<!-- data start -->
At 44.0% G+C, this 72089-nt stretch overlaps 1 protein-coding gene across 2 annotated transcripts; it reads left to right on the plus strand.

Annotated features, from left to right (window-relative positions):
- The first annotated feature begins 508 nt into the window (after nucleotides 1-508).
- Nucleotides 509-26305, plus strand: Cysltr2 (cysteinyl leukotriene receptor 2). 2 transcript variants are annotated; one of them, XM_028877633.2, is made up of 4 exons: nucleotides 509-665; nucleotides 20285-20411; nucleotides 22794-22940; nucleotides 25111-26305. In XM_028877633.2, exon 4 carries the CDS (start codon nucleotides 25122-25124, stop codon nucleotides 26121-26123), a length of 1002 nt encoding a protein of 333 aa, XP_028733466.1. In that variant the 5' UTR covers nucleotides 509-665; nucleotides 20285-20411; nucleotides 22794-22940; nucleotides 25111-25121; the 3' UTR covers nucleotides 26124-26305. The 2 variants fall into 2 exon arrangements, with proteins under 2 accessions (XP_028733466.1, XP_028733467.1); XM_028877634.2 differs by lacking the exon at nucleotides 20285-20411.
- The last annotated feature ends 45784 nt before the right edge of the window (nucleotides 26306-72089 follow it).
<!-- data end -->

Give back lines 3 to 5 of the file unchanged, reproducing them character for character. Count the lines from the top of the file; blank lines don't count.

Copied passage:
- The first annotated feature begins 508 nt into the window (after nucleotides 1-508).
- Nucleotides 509-26305, plus strand: Cysltr2 (cysteinyl leukotriene receptor 2). 2 transcript variants are annotated; one of them, XM_028877633.2, is made up of 4 exons: nucleotides 509-665; nucleotides 20285-20411; nucleotides 22794-22940; nucleotides 25111-26305. In XM_028877633.2, exon 4 carries the CDS (start codon nucleotides 25122-25124, stop codon nucleotides 26121-26123), a length of 1002 nt encoding a protein of 333 aa, XP_028733466.1. In that variant the 5' UTR covers nucleotides 509-665; nucleotides 20285-20411; nucleotides 22794-22940; nucleotides 25111-25121; the 3' UTR covers nucleotides 26124-26305. The 2 variants fall into 2 exon arrangements, with proteins under 2 accessions (XP_028733466.1, XP_028733467.1); XM_028877634.2 differs by lacking the exon at nucleotides 20285-20411.
- The last annotated feature ends 45784 nt before the right edge of the window (nucleotides 26306-72089 follow it).